In one of its 17 core policies, the climate report calls for phasing out natural gas hookups in homes and businesses over the next three decades. To do so, the report calls on policymakers to plan for transition by scrutinizing new gas infrastructure, to consider requiring all-electric in new buildings and to give customers more choice to switch from gas to electric appliances.
“While Nevada’s electricity sector transitions from fossil fuels to zero-emissions renewables, the state must also transition from fossil-fuel combustion in homes and commercial buildings in the form of burning gas for cooking, hot water, and space heating,” the report states.
Such a shift would mark a departure from the state’s relationship with Southwest Gas, the investor-owned utility which has served Las Vegas and Southern Nevada since 1954. The state’s laws, environmental advocates argue, currently favor the use of natural gas appliances.
Although only a handful of municipalities (led by Berkeley, California) have taken the full step of instituting a ban on natural gas hookups and requiring electrification in new construction, many others are considering ways to plan for a future with less natural gas.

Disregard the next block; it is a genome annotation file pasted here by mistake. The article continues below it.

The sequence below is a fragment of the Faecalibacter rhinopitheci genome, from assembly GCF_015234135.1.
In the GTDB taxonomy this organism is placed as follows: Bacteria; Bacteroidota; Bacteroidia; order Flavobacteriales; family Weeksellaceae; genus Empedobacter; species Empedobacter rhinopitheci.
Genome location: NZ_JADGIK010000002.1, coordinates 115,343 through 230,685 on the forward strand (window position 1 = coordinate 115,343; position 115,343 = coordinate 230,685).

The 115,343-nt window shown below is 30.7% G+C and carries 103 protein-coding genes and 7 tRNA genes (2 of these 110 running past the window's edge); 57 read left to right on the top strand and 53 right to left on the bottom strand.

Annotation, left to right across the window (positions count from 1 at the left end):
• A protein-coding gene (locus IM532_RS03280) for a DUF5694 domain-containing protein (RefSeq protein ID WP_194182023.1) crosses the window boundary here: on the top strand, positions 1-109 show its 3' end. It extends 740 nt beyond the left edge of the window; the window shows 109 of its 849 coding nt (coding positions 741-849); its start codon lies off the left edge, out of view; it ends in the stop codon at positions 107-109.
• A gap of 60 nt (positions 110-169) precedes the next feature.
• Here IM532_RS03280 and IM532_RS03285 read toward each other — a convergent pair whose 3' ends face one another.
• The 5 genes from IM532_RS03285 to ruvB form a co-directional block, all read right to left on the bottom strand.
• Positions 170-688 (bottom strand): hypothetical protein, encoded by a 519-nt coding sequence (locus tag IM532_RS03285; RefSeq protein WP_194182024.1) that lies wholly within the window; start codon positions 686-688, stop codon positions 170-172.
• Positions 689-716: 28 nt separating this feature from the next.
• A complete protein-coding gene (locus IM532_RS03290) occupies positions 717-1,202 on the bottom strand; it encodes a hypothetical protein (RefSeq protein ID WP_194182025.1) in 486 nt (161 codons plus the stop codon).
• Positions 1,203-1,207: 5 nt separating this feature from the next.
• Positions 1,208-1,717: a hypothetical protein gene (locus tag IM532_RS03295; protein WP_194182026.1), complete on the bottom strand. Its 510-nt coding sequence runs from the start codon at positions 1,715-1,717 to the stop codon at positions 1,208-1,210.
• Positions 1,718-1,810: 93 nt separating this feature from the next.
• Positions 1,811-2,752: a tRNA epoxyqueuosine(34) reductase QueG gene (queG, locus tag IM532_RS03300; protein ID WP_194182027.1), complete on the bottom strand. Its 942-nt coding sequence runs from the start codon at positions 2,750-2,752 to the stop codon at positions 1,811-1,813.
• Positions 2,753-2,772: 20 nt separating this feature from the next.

In the weeks after AB380 was introduced, environmental advocates said that acting now was necessary to avoid continued build-out of fossil fuel infrastructure, keeping the state reliant on natural gas and ratepayers on the hook for the bill.
“Responsible planning is making sure our gas utilities are spending ratepayer money wisely rather than spending customer money on construction projects that raise rates without being good ideas for the future,” said Dylan Sullivan, a senior scientist with the Natural Resources Defense Council.